Graham Carter - the voice of age and experience

Life can be hard sometimes, and being a parent is a challenge, so when the good days come, make the most of them.

Last Monday was a red letter day in the Carter household and a milestone in our parental journey.

It was the day that the second of our two children, our daughter, Holly, got herself a job.

I expect you heard the cheers from where you are.

She has landed a permanent, full-time and nicely paid post as a graphic designer with a large but apparently nice firm in Slough.

Our pleasure at hearing the news was quickly overtaken by pride, and finally a sense of justice, because becoming a professional designer is a long road to tread, and you have to work damned hard and stick at it.

It was her choice. Good parents support, but never push.

It started with A levels, those exams that people are fond of saying are now much easier than they were in our day, which is strange because I got an A level in art for doing - with no exaggeration - about a twentieth of the work Holly did for hers.

She followed that with an equally intense foundation course, then three years of a degree, and finally a stressful job-seeking period involving test assignments and tough interviews.

Graduate graphic designers face a Catch 22 situation since it’s difficult to get a job if you don’t have experience, and difficult to get experience if you don’t have a job.

Holly had nearly a dozen interviews, and if the final one hadn’t got her the job, at least she would have been in the Guinness Book of Records, because it lasted two full hours.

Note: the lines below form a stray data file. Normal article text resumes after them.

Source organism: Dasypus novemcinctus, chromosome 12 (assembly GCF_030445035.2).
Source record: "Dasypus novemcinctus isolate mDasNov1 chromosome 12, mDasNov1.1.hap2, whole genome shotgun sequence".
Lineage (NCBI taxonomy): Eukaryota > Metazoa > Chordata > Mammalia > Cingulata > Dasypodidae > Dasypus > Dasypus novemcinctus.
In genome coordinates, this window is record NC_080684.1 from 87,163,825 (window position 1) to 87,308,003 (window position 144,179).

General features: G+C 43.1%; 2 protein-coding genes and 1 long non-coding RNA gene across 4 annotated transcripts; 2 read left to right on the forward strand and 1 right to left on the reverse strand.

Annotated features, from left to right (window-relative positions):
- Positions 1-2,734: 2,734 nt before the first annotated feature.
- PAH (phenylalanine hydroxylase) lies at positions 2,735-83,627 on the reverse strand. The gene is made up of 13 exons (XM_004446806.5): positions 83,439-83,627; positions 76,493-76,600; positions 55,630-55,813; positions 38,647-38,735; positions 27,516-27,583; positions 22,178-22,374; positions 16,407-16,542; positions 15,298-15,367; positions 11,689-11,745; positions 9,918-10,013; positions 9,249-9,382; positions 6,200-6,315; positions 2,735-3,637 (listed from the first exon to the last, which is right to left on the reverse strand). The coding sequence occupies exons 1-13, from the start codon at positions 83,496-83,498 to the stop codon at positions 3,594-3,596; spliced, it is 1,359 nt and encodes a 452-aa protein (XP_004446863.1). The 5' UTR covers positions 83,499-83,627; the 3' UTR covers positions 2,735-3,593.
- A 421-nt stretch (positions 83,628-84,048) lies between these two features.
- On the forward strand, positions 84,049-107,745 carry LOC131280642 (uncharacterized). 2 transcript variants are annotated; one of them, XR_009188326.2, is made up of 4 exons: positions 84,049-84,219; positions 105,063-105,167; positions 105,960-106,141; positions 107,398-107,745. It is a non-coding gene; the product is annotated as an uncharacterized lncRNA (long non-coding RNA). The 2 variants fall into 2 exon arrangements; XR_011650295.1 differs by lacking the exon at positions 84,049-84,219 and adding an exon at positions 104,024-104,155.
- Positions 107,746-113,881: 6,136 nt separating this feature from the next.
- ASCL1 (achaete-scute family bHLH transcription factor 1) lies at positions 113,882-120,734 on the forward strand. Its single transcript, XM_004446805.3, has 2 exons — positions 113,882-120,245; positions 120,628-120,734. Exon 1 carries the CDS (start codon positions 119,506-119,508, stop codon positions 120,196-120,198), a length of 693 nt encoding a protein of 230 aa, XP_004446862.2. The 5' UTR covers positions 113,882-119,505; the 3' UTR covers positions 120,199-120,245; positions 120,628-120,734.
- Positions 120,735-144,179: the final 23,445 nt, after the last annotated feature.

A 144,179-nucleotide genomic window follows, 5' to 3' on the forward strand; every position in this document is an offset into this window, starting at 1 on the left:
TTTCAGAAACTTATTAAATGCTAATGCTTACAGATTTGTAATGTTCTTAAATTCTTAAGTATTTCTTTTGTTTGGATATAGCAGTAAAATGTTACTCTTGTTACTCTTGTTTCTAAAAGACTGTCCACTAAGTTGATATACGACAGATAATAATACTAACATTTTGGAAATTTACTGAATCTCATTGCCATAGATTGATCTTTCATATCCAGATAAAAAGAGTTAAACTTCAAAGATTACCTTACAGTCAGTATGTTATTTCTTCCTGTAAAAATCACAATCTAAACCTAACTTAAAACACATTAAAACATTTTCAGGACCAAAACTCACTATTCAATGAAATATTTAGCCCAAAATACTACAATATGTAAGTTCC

So the job is a reward for an immense amount of hard work, commitment and determination, and that’s something that armchair cynics often say is lacking in the younger generation, along with common sense.

In reality, that couldn’t be further from the truth, and I am delighted to tell them how wrong they are.

I am at an age when I am supposed to be unimpressed and even annoyed by young people, yet the older I get, the more certain I am that they are this country’s best hope of getting itself out of the mess it has got itself into.

Another problem with Britain today is it doesn’t value its creative industries enough, with too many people thinking that the arts are inferior to so-called ‘proper’ jobs, when it is clear to me that the best hope lies in encouraging those with the most creative minds to use them, rather than breeding a generation of sheep.

All this comes with some mixed feelings.

In this column I have previously pointed out that I play the drums, which is quite an unusual hobby, and it is annoying to not even be the best drummer in our house, owing to the fact that my son is a drum teacher.

Likewise, I am a graphic designer of sorts, since I have spent a lot of my time putting together newspaper pages and magazines, and I am currently designing and editing a book.

But I have never been a professional graphic designer, per se, so when my daughter turns up for her first day of work today, I will officially become the SECOND best designer in our house.

“Aw. What a shame,” said my wife. “How does that make you feel?”

Well, we all have to accept that our kids are going to show us up at times, but the highlight of being a parent is the day when they show you up in the best way imaginable.